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Thomas A. Sharon, Plaintiff-Respondent v. American Health Providers

New York Supreme and/or Appellate Courts Appellate Division, First Department

April 11, 2013


Sharon v American Health Providers

Decided on April 11, 2013

Published by New York State Law Reporting Bureau pursuant to Judiciary Law § 431.

This opinion is uncorrected and subject to revision before publication in the Official Reports.

Friedman, J.P., Moskowitz, Freedman, Richter, Abdus-Salaam, JJ.

Order, Supreme Court, New York County (Ira Gammerman, JHO), entered March 14, 2011, which, to the extent appealed from as limited by the briefs, granted plaintiff's motion for summary judgment, unanimously reversed, on the law, without costs, and the motion denied.

Plaintiff commenced this action in 1999 to collect on a promissory note that defendant American Health Providers (AHP) issued to him and to enforce the note's guarantee by defendant Arthur Wheeler, AHP's principal. The note states that AHP issued it in consideration of plaintiff's transfer to that entity of all outstanding shares of a corporation named Nurses Station of America, Inc. (NSOA). The court entered a default judgment against both AHP and Wheeler in 2000. In 2009, after Wheeler moved for relief from his default, the parties stipulated to vacatur of the judgment as against him. Thereafter, plaintiff moved for summary judgment on the merits of his claim against Wheeler as guarantor of the note. The court denied the motion on the ground that it was supported only by a copy of the affidavit plaintiff had submitted in opposition to the motion to vacate the default. After the close of discovery, plaintiff made a second motion for summary judgment, this time supported by a new affidavit, and the court granted this motion. Wheeler appeals.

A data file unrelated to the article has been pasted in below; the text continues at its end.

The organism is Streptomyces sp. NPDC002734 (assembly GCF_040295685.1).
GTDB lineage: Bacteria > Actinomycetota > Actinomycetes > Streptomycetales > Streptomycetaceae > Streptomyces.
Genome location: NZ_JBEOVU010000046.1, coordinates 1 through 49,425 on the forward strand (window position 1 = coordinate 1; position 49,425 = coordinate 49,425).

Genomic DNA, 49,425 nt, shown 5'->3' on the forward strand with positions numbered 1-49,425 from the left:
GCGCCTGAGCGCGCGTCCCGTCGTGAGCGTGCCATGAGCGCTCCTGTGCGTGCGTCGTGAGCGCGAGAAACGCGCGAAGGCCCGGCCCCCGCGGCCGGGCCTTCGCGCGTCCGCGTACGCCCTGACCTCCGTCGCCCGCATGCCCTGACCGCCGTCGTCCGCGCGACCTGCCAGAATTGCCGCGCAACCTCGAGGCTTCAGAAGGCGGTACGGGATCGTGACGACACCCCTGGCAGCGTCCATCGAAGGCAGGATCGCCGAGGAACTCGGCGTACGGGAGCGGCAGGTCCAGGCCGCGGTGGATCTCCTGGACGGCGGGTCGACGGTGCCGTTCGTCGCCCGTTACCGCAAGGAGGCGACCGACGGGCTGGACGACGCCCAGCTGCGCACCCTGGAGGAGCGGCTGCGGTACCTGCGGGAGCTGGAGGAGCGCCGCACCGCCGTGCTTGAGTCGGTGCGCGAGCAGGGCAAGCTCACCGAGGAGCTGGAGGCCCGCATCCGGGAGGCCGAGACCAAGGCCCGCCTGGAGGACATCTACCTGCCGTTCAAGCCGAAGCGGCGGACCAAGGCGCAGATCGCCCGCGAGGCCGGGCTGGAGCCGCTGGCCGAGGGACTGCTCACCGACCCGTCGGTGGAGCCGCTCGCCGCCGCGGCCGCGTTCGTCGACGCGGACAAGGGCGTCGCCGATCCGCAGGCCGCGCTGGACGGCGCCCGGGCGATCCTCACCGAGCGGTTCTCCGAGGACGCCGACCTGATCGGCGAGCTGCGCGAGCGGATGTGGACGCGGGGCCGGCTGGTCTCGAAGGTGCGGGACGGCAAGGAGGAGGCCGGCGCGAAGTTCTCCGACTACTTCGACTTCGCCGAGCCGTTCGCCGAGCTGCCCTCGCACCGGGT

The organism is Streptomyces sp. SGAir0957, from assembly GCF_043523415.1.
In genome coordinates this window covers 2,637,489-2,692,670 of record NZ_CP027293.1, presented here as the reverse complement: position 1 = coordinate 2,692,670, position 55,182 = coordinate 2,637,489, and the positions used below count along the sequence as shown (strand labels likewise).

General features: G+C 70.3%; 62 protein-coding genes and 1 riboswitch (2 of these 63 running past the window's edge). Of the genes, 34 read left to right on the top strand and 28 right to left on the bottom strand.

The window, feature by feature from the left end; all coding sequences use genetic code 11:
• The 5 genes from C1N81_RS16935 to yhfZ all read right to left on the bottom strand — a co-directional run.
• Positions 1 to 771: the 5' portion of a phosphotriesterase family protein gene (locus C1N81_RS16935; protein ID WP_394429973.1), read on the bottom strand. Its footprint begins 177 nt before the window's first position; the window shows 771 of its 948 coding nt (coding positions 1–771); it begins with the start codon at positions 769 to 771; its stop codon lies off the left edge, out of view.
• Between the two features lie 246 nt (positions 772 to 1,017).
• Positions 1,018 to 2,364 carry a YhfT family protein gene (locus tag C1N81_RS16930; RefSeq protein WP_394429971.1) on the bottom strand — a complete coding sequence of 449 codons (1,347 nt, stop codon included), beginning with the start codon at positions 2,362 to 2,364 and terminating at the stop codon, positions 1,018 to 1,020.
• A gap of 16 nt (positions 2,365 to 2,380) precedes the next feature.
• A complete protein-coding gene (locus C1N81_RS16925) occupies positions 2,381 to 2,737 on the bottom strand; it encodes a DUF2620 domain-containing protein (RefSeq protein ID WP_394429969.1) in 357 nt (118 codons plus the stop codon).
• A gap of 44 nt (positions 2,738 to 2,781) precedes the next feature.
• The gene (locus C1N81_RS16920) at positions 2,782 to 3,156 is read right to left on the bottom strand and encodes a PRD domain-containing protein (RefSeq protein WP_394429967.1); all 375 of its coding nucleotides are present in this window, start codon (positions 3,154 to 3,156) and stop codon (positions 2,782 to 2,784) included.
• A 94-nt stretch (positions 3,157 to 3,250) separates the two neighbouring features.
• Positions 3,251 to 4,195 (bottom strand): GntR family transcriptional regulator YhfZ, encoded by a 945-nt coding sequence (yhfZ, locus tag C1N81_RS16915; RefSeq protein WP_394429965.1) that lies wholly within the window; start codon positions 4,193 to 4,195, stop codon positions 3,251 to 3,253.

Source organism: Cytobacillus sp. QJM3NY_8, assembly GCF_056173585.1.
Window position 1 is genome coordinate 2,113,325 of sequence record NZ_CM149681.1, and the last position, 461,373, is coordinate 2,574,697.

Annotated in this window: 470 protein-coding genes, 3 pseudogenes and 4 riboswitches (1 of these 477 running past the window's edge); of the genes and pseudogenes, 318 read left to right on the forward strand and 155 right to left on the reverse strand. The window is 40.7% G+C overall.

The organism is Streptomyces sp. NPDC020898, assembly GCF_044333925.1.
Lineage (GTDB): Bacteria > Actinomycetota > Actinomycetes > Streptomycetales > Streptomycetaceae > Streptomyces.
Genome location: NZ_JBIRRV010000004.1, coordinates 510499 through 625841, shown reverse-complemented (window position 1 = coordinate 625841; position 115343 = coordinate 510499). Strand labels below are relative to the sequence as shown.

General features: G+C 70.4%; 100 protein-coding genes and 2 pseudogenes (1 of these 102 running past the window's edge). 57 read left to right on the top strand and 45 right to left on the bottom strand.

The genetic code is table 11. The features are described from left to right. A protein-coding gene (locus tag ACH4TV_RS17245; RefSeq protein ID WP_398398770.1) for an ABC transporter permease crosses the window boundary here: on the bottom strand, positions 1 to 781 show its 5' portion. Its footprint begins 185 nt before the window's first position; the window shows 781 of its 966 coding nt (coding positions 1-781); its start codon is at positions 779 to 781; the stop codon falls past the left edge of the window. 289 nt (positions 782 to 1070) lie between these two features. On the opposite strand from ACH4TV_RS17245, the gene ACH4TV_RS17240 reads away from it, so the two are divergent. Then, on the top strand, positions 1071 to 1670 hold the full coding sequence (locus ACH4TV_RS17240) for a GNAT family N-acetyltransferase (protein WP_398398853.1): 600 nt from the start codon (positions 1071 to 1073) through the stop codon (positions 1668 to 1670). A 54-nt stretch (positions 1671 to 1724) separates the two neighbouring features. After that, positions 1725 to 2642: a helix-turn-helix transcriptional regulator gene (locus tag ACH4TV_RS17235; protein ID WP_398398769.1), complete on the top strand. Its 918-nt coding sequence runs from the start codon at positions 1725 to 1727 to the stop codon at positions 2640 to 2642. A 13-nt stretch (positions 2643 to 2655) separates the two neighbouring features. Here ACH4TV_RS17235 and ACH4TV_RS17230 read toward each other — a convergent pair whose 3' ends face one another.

Although sufficient cause existed to entertain the second summary judgment motion on the merits (see Varsity Tr. v Board of Educ. of City of N.Y., 300 AD2d 38, 39 [1st Dept 2002]), we hold that, on the merits, the motion should have been denied. Assuming the truth of Wheeler's allegations (which plaintiff strenuously denies) and drawing all reasonable inferences in his favor, as we must, Wheeler's opposition affidavit raises triable issues as to certain defenses to the enforcement of his guarantee of the note, including failure of consideration and failure of a condition precedent (see Walcutt v Clevite Corp., 13 NY2d 48, 56 [1963] ["the guarantor is not liable unless the principal is bound"]). Among other things, Wheeler denies that plaintiff ever transferred the NSOA stock to AHP, denies that NSOA had the value that the promissory note attributed to it, and claims that the parties did not intend the note to become effective until a license was obtained. Should Wheeler succeed in proving his allegations, it would follow that plaintiff took the note with notice of these defenses and, therefore, that he is not a holder in due course (see UCC 3-302[1]). In that event, the defenses that Wheeler asserts would defeat plaintiff's claim to enforce Wheeler's guarantee of the note (see UCC 3-306 [b], [c]; UCC 3-408; American Realty Corp. of NY v Sukhu, 90 AD3d 792 [2d Dept 2011]; Manufacturers Hanover Trust Co. v L.N. Props., 174 AD2d 383 [1st Dept 1991]; Mansion Carpets v Marinoff, 24 AD2d 947 [1st Dept 1965]). The parol evidence rule does not bar the admission of evidence tending to prove the particular asserted defenses (see Long Is. Trust Co. v International Inst. for Packaging Educ., 38 NY2d 493, 496 [1976]; Ehrlich v American Moninger Greenhouse Mfg. Corp., 26 NY2d 255, 258 [1970]; Amirana v Howland, 202 AD2d 783, 784 [3d Dept 1994]; Pan Atl. Group v Isacsen, 114 AD2d 1022 [2d Dept 1985]). Significantly, the note does not contain a merger clause. Moreover, plaintiff has not offered documentary evidence dispositive of Wheeler's asserted defenses. Accordingly, further proceedings are required to determine whether plaintiff is entitled to enforce Wheeler's guarantee of the note.





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